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Allegations of data protection breaches fall on deaf ears in Clyde & Co success

  • 22 August 2019 22 August 2019
  • UK & Europe

  • Insurance & Reinsurance

Clyde & Co has successfully concluded the strike out of a noise induced hearing loss claim, despite allegations by the Claimant's solicitors that our efforts to obtain disclosable audiology evidence had breached GDPR.

Allegations of data protection breaches fall on deaf ears in Clyde & Co success

The allegation of a breach of GDPR was wholly misconceived as the additional audiology evidence we sought was directly referred to in records that the Claimant released to us himself.

The Claimant's Solicitors had twice failed to comply with an unless order requiring specific disclosure of the additional audiology evidence, the contents of which would likely have had a detrimental effect on the Claimant's prospects of success. The actions of the Claimant and his representatives were judged to have prevented the just disposal of proceedings. QOCS was disapplied, demonstrating that obstructive behaviour on the part of claimants will not be tolerated by the Courts.

Background

The Claimant issued a claim for noise induced hearing loss in April 2017. We were instructed to act on behalf of one of the Defendants, a former employer of the Claimant.

During the course of proceedings, we sought copies of the Claimant's occupational health records. Despite the records being provided to the Claimant in October 2018, the records were not provided to us until January 2019. The records referred to a further audiology report obtained after he had left our client's employment, which had categorised the Claimant's hearing as 'HSE level One'. This categorisation is considered normal, and indicated no hearing loss or even development of hearing loss at that time. This information was highly relevant to the allegations made against our client.

The company responsible for preparing the additional audiology report confirmed its existence to us in an email. However, they confirmed that they would require authority from the Claimant to release it.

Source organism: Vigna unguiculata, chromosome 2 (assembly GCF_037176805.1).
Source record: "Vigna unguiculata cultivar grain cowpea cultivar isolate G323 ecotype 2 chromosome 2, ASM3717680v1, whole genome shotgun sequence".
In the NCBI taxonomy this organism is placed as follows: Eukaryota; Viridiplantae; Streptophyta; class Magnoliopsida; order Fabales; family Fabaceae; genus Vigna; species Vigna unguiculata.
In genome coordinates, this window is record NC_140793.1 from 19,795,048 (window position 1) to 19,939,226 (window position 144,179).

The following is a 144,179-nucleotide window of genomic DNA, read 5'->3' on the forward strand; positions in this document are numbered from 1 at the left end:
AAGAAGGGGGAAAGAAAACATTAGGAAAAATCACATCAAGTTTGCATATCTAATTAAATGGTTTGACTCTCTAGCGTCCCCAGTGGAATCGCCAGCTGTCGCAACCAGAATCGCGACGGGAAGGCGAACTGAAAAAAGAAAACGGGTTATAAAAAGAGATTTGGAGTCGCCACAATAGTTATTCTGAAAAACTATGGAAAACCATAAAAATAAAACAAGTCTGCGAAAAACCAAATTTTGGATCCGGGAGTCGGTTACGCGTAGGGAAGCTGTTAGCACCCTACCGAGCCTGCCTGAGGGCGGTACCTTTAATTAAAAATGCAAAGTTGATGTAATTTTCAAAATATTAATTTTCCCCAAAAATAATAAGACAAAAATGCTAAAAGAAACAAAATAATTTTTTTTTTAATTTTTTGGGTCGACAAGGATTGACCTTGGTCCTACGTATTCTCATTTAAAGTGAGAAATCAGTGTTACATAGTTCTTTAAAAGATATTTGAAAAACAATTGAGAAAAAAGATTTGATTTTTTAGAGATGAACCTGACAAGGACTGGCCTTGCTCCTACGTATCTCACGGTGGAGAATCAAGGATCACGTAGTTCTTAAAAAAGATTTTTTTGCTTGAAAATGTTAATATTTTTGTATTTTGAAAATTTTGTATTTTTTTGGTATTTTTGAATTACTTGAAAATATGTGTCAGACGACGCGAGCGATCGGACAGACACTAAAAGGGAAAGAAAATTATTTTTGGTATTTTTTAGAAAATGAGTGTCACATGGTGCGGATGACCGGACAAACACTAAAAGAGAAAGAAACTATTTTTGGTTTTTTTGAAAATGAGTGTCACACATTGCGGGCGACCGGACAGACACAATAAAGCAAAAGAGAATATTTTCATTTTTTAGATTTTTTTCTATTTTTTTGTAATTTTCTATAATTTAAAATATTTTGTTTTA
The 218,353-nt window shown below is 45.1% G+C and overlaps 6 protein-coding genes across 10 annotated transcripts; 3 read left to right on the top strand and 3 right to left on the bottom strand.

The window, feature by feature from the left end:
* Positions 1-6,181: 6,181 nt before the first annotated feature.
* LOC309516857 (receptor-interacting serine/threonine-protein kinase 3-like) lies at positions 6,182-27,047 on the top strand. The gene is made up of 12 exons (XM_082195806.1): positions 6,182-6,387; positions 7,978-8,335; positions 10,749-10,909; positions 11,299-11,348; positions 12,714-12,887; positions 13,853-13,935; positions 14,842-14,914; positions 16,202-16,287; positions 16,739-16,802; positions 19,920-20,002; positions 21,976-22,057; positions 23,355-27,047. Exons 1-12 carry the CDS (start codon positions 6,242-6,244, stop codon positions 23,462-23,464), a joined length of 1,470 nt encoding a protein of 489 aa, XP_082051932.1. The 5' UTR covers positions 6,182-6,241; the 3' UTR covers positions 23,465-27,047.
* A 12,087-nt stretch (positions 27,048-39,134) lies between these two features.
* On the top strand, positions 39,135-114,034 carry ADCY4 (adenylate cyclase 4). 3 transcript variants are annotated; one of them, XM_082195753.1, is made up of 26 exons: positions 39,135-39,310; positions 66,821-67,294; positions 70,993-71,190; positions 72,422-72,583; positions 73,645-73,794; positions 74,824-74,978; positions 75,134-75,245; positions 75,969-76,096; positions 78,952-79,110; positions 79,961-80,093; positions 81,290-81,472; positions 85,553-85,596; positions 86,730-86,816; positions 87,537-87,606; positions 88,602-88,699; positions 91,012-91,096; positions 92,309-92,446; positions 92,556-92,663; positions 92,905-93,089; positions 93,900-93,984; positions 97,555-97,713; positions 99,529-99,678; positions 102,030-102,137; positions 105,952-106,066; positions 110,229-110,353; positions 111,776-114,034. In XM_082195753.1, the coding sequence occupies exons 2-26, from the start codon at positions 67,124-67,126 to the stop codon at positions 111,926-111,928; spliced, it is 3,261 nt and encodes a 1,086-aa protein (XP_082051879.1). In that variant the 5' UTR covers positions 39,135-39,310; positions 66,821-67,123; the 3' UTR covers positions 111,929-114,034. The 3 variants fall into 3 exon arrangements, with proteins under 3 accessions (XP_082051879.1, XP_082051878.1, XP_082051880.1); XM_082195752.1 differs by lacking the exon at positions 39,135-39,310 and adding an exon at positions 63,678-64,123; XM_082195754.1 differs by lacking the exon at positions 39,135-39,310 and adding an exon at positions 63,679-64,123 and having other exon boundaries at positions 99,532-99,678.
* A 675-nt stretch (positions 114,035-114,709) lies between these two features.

We issued an application seeking specific disclosure of the additional audiology records. The Claimant failed to comply with the resulting unless order. We therefore applied to strike the claim out; this was supported by all other defendants.

The Claimant issued a counterapplication, alleging that the email confirming the existence of the additional audiology report breached GDPR, and that our previous applications for specific disclosure were misleading.

The claim was struck out in full. The Court was satisfied that we had not mislead the Court and that the Claimant had not made reasonable efforts to comply with the relevant orders, having already consented to disclose his audiology.

The Court ordered that QOCS be disapplied in light of the conduct of the Claimant and his representatives. We are awaiting the outcome of a hearing to determine the issue of wasted costs.

What can we learn?

  • It was apparent to the Court that the alleged breaches of the GDPR were misconceived. We had provided a full and clear chronology of our actions and how we had become aware of the additional records. It was apparent that there was a concerted effort to prevent the relevant records being disclosed. Those records would have had a significant adverse effect on the claim, and the Claimant was unable to demonstrate that he had made anything more than cursory efforts to obtain the report.
  • Given that there remains some confusion as to the application of GDPR and how information may be obtained, it would be unsurprising to see further counter-allegations of this nature where documents sensitive to causation should be disclosed.

This article was authored by David Wynn, Partner, and Stevie Blaylock, Associate.


CASE UPDATE:

Following disapplication of QOCS, the Final Order recorded that the Claimant's solicitor's conduct had been such to justify a wasted costs order under CPR 46.8. This resulted in the Court ordering  the Claimant's solicitor to pay our client's costs from disclosure onwards on an indemnity basis.

Thereafter the Claimant's solicitor was served with a statement of our client's costs totalling in excess of £34,000 and following considerable negotiations settlement terms were reached affording our client a recovery of £27,500 achieving a costs recovery of 80%.

Defendants are entitled to take a case at face value and defend it accordingly. This matter was pleaded at £5,000 yet the unreasonable conduct of the Claimant's solicitor served to unreasonably protract the investigation and generate considerable legal expense.

The terms of the final Order illustrate a resounding message that in today's post-Jackson era where proportionality underpins the Overriding Objective, the Courts will not hesitate to apply costs sanctions to parties whose improper conduct obstructs the proper administration of justice.

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